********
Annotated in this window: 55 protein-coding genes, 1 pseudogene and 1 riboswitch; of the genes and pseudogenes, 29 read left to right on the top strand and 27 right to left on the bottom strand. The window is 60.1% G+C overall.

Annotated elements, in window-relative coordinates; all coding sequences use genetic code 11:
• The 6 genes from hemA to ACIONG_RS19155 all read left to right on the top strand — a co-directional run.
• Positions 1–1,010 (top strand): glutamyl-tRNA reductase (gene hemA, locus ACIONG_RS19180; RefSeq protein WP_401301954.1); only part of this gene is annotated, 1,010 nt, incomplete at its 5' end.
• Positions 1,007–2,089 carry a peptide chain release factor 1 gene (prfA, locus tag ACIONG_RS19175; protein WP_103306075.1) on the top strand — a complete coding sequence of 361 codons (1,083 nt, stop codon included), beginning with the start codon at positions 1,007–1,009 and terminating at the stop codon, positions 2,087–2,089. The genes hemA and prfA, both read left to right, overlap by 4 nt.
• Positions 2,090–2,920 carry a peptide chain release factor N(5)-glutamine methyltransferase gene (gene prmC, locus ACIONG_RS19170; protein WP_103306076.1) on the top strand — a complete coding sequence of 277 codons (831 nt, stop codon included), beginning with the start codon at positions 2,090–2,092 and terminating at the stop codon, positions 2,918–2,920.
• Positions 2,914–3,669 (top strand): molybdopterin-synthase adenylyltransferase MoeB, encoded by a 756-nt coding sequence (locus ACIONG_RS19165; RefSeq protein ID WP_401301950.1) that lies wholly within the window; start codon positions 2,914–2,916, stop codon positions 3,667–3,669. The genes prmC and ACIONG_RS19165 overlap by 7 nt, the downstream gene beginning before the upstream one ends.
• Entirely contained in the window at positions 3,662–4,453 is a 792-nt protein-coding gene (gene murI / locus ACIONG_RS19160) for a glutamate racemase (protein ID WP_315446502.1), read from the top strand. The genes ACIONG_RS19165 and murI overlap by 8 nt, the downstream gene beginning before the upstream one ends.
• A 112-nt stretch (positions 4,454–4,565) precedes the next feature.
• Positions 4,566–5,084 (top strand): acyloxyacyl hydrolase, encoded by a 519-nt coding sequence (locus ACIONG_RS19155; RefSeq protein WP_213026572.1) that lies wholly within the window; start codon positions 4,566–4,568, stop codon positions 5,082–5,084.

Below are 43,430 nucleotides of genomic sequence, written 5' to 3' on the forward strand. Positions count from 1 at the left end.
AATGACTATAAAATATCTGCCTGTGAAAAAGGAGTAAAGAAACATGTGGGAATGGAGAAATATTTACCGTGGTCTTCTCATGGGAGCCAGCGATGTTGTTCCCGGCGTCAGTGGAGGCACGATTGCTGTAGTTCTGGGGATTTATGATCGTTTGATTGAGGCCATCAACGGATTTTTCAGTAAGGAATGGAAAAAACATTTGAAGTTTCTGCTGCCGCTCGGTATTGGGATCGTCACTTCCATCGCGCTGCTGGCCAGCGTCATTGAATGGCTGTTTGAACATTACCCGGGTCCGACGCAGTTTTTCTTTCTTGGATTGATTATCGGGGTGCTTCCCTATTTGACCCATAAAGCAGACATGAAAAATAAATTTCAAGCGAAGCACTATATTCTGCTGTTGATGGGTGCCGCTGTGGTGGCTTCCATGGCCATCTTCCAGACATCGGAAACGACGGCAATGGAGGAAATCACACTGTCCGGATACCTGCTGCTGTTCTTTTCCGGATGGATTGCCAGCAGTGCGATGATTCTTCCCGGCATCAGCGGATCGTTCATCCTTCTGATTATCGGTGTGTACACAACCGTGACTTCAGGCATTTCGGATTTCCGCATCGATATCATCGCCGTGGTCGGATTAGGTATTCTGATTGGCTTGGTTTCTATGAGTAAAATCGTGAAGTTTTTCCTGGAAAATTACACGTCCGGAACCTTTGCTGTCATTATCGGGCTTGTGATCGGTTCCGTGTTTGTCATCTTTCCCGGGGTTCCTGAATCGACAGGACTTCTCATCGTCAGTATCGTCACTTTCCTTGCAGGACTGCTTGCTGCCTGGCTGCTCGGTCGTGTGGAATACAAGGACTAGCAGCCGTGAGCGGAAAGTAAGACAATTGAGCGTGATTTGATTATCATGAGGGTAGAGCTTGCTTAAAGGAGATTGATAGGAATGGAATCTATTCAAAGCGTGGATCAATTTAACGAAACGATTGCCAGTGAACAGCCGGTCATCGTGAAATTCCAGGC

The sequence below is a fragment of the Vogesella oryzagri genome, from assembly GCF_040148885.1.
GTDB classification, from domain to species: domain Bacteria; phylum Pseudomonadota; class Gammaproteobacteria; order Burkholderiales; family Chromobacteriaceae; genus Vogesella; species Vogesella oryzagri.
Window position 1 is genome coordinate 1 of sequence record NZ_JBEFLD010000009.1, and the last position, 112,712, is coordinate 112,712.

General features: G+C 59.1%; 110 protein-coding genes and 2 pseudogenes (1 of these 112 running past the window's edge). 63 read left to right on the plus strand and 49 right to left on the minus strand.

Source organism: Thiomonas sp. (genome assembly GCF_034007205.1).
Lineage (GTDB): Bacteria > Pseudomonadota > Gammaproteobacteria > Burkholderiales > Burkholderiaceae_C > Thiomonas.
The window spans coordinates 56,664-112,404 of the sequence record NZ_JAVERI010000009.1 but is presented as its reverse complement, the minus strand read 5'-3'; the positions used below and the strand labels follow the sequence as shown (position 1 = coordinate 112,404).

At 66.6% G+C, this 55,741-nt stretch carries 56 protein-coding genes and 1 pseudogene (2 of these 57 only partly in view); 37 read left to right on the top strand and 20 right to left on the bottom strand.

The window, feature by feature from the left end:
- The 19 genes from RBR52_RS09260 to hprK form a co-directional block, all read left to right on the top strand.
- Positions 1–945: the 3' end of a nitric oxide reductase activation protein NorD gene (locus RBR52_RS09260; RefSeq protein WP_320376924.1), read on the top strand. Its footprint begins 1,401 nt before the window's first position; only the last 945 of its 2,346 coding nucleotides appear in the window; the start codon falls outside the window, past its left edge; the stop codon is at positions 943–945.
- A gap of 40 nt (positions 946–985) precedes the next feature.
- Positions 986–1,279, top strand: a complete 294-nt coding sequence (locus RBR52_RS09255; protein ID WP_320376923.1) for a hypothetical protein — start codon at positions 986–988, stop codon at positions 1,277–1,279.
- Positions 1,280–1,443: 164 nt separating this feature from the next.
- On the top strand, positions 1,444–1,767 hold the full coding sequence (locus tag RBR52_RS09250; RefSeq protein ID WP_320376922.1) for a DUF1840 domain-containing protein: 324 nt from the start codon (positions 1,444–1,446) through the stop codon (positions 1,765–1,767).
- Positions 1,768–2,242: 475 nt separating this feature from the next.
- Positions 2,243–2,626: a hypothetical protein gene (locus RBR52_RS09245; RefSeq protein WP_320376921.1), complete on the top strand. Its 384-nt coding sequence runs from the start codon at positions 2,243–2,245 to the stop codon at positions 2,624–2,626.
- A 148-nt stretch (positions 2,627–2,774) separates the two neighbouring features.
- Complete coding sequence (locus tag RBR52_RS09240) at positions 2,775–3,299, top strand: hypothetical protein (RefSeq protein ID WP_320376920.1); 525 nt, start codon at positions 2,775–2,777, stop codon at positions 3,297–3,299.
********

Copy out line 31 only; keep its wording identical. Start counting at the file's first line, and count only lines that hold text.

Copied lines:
- Complete coding sequence (locus tag RBR52_RS09240) at positions 2,775–3,299, top strand: hypothetical protein (RefSeq protein ID WP_320376920.1); 525 nt, start codon at positions 2,775–2,777, stop codon at positions 3,297–3,299.